bfa gvb

The 2020 Comets varsity volleyball team after a rainy, muddy match against visiting Champlain Valley Union.

FRANKLIN COUNTY — In the weeks ahead, Messenger Sports will be speaking with athletes from athletic teams at all five in-county high schools about their experience during the fall 2020 season.

These articles will give high school athletes the opportunity to reflect on the gratitude they felt for the chance to play, the challenges they faced, the things they enjoyed, and the memories they made this fall.

In normal years, high school athletes begin preseason in August. Scrimmages are played at the start of the season, and games begin in early September.

Once the season commences, the regular season is played into October, with playoffs taking place late in that month.

After a summer of uncertainty, high school sports got a late and hurried start at the end of September. Some teams competed in playoff games in early November.

The Enosburg girls’ and boys’ varsity soccer teams had to shovel the varsity field after inches of snow fell during the final week of playoffs.

Most teams played roughly half the normal schedule, which amounted to eight regular-season games. Some teams hosted several home games, while others spent the majority of time on the road.

Volleyball teams faced significant changes with matches hosted outdoors rather than in warm and predictable gymnasiums.

Teams dealt with rain, wind, muddy playing surfaces, and drastically reduced schedules. Varsity volleyball programs also had to forego their playoff season.

Football teams across the state were asked to make incredible sacrifices, trading tackle for 7v7 touch.

Linemen were required to abandon their positions and play as skilled players in quarters set aside for them.

The schedule was changed to a regional format, pitting DIII teams like BFA Fairfax against stiff DI and DII competition.

Thankfully, football teams were able to compete in regional tournaments, but those tournaments were not divided by division.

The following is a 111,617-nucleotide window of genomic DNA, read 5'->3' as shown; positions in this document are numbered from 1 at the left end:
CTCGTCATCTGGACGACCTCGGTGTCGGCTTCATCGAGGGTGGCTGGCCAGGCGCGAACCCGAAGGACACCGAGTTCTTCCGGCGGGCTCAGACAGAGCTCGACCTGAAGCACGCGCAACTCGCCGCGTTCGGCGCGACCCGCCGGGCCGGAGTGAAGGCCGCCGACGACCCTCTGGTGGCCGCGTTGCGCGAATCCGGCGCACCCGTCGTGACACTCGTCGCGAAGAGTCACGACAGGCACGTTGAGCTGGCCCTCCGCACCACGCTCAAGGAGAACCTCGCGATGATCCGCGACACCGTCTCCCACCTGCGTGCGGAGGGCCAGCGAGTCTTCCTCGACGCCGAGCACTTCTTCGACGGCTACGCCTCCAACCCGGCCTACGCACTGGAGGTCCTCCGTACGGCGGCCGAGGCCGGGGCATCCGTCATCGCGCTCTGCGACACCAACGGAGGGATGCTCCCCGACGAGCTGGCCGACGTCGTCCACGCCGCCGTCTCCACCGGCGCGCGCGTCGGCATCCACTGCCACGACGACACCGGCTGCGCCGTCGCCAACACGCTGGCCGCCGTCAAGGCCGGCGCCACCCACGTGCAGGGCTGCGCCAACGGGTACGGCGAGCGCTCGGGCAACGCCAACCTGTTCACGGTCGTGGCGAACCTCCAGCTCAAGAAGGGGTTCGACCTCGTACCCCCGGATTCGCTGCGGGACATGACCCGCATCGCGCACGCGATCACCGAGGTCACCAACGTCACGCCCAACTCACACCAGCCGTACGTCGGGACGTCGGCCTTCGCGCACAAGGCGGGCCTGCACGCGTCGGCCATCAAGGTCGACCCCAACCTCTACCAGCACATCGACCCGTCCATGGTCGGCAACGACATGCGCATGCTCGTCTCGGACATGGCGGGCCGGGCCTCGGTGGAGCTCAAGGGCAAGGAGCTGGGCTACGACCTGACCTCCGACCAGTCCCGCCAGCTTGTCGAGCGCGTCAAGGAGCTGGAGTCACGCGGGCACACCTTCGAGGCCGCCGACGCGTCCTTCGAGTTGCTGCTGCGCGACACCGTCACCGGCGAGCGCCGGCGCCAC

Cross country runners trained through the summer, often remotely, hopeful that they’d be racing in the fall. Some schools participated in head to head races, while others spent most of the season racing against teammates.

Athletes ran in the traditional Vermont state meet at Thetford, but New England’s was canceled, and a Meet of Champions was hosted instead.

Golf teams had the least time to prepare and compete, beginning the season at the end of September and finishing in the early weeks of October. Most practices were spent tallying scores in an attempt to qualify for states.

Through it all, athletes played with masks, skipped on team dinners, and went through temp checks and COVID questioning.

It was an opportunity for seniors to play one last fall season, even if it was short and sweet, and it was a time for everyone to enjoy what was available.

Thanks is extended to the athletes, coaches, athletic directors, bus drivers, and parents who worked so hard to make the season possible.

Recommended for you

(0) comments

Welcome to the discussion.

Thank you for taking part in our commenting section. We want this platform to be a safe and inclusive community where you can freely share ideas and opinions. Comments that are racist, hateful, sexist or attack others won’t be allowed. Just keep it clean. Do these things or you could be banned:

• Don’t name-call and attack other commenters. If you’d be in hot water for saying it in public, then don’t say it here.

• Don’t spam us.

• Don’t attack our journalists.

Let’s make this a platform that is educational, enjoyable and insightful.

Email questions to darkin@orourkemediagroup.com.